1. 16:22 24th Aug 2014

    Notes: 13

    Reblogged from thekristinhersharchives


    Throwing Muses. Shinro Ohtake drawings of Kingsway Studio in New Orleans, done while visiting the band when they were finishing University (4AD/Sire), September 1994.

    Taken from the cardboard booklet of the limited 4AD edition of University.

  2. 16:20

    Notes: 9

    Reblogged from nickminichino

    image: Download


Umm more like Chiller


    Umm more like Chiller

  3. 13:33 23rd Aug 2014

    Notes: 63

    Reblogged from text-mode


    Soundcloud 2000 - a command line interface for Soundcloud (that recently started to delete songs that sample from Universal’s catalogue).

    By Matthias Georgi & Tobias Schmidt, 2013.

  4. 11:44

    Notes: 10

    Reblogged from aintgotnoladytronblues

    In some measure, an artist’s relative talent for sci-fi is a mark of her ability to conceive of destruction: in some cases, the destruction of cities, political institutions, and individual rights; in others, the dismantling of basic metaphysical assumptions about the nature of the self and the structure of reality. The genre’s most effective practitioners are often those who have learned to take nothing for granted, to expect the upheaval of their assumptions and routines, to doubt.
    — “Strange Lands: International Sci-Fi (Part One)”, Max Nelson for Film Comment, 2014. (via aintgotnoladytronblues)
  5. 01:02

    Notes: 89

    Reblogged from aintgotnoladytronblues


    midwestern gothic like vast expanses of untouched snow underneath a bleak sky with nothing to see but the fringes of your scarf, your white breath, and a grey, sunless sky. like deserted towns with one elderly person the only resident. children chasing each other alone through fields of sunflowers and wheat, hidden persons unseen through the thick growth. like underground tunnels leftover from prohibition and the ghosts in the walls. like driving on the highway that goes on forever, dark at five o clock, the only car that exists on your trip towards nowhere. like dark animal eyes watching you through tall grasses.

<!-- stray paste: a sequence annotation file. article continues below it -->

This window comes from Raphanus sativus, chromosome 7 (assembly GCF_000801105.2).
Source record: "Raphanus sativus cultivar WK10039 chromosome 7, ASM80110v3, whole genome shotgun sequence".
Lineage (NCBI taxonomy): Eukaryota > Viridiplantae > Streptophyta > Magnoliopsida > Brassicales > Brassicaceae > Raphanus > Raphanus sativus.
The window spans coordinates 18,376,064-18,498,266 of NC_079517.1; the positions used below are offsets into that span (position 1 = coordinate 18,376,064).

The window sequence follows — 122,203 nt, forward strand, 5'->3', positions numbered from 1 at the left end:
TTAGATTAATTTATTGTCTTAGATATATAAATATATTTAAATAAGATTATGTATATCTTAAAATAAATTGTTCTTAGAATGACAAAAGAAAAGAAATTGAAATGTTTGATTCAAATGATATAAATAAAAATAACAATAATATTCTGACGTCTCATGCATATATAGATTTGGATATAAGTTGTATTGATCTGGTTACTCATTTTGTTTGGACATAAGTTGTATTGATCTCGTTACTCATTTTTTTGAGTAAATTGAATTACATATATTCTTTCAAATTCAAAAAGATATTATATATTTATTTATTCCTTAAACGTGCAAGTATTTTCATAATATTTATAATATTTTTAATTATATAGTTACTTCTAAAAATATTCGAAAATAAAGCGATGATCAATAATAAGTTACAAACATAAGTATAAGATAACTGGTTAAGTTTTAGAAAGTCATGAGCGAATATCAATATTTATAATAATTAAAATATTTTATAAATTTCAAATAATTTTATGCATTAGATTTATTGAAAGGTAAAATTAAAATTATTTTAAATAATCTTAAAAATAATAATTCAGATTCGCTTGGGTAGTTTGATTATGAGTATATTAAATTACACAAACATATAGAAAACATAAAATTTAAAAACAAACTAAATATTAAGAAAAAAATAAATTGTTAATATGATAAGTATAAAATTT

6. 16:50 22nd Aug 2014

    Notes: 1655

    Reblogged from screenshotsofdespair

  7. 15:35

    Notes: 8

    Against the Current, “Infinity”

    Pop-rock whose frontwomen write hooks as shiny as a magnifying glass used to burn ants. This is my unsecret favorite genre of music, and if it takes YouTube trawls to find it in 2014 (beats ripping it from the promo-CD stacks at my old job), so be it. 

  8. 19:49 21st Aug 2014

    Notes: 462

    Reblogged from natepatrin

    image: Download


Das metapotato


    Das metapotato

    (Source: vuls)

  9. 19:49

    Notes: 137

    Reblogged from nickminichino


    Remember that epic Joan Didion hatchet job of Manhattan? Why did no one mention that she also had the best response to mansplaining ever?

  10. Just take a look at the high points, year by year …

    1978: Wuthering Heights. Gothic romance distilled into four-and-a-half minutes of gaseous rhapsody, this was released as her first single at Bush’s insistence in the face of opposition from seasoned and cautious EMI executives; wilfulness vindicated by the month it spent at the top of the charts.

    1979: Them Heavy People (the radio cut from the On Stage EP), which namedropped the Russian mystic Gurdjieff and Sufi whirling dervishes, a celebration of being intellectually-emotionally expanded: “it’s nearly killing me … what a lovely feeling”.

    1980: Breathing, a chillingly claustrophobic sound-picture of slow death through radiation sickness after the bomb drops: “Chips of plutonium/are twinkling in every lung.” Swiftly followed by Army Dreamers: perhaps the best, certainly the most subtle of anti-war songs, inventing and rendering obsolete Let England Shake a couple of decades ahead of schedule.

    1981: Sat in Your Lap. Avant-pop stampede of pounding percussion and deranged shrieks, a sister-song to Public Image Ltd’s Flowers of Romance, but lyrically about the quest for knowledge: “I want to be a scholar!”

    1982: The Dreaming, Bush’s first real flop, but artistically a triumph: inspired by Australian indigenous culture and music, it’s a Fairlight fairytale that used smashed-marble for percussion sounds and prophesised a completely alternate future for sampling-based pop than what would actually transpire.

    1985: Running Up That Hill, an ecstastic protest against the limits of identity and empathy, pre-empting Prince’s similarly inspired If I Was Your Girlfriend by a couple of years. Then Cloudbusting, a song/video about psychologist-turned-mystic Wilhelm Reich’s attempts to build a rain-making machine, as seen through the faithful eyes of small son Peter.